The Bells of Washington are back, though in a digital format, thanks to a gift from the President's Fund for Excellence that replaced an electro-mechanical system broadcast from Denny Hall.
A $15,000 digital chimes from Van Bergen Bellfoundries replaces a deteriorating system from 1949. The new system had its inaugural concert on Feb. 16, with a selection of tunes, including a piece written by Music Professor Joel François Duran, Un chant lointain ("A Distant Song").
The tradition of campus bells goes back to 1912, when Seattle Times Publisher A.J. Blethen donated 12 bells to the University, which were placed in a converted water tower. Blind music graduate George Bailey, '17, played them daily from his graduation to their destruction in a mysterious fire in 1949 (see "For Whom the Bell Tolls," March 1994 Columns). Once the 1949 system was ready, Bailey again performed twice daily until his death in 1960.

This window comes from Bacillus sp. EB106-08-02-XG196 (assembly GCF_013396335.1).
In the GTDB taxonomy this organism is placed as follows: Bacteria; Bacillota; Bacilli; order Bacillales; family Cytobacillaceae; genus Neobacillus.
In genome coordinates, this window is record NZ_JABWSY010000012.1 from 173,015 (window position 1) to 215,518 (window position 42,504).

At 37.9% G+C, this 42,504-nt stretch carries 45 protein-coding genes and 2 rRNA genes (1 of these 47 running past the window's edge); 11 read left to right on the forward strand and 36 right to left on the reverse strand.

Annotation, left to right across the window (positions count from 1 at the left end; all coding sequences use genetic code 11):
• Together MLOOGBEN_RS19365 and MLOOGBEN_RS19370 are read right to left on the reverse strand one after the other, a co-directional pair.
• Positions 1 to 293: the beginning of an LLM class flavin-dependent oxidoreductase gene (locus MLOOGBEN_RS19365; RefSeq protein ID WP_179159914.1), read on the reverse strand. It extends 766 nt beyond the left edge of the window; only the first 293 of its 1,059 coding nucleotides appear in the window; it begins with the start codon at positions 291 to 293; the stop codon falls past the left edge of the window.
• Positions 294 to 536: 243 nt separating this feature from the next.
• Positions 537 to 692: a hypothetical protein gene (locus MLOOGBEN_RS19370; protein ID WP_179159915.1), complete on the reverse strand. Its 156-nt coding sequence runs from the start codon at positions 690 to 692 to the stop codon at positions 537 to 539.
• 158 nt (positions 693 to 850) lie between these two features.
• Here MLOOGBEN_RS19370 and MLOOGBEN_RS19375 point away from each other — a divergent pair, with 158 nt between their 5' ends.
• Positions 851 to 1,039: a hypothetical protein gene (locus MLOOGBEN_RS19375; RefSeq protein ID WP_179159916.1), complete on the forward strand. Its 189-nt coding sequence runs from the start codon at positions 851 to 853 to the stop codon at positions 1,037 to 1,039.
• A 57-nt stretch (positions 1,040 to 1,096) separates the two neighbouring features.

The 1949 carillion used small, tuned metal rods for the notes of the scale. The rods were struck by electro-mechanical strikers and the notes were amplified and sent through speakers in the tower of Denny Hall. The old system was becoming difficult to maintain, with scratchy or out-of-tune renditions. It was rarely played outside of tolling the hour and on commencement.
The new system can play live songs or digitally recorded sound. School of Music Director Robin McCabe, who played on the 1949 system when she was a student, will oversee the selection of students to play on the new system.
McCabe played the carillion in the late '60s and was known for doing baroque variations of football songs on pre-game Fridays and sometimes played the opposing team's fight songs in weird permutations. For more on McCabe, see The Real McCabe.
For the chimes' debut, McCabe and Music Professor Carole Terry performed works by Copland and Beethoven, the theme from "Schindler's List," "America the Beautiful," "The Battle Hymn of the Republic" and, as a favor to President Gerberding's fondness for Frank Sinatra, "My Way."
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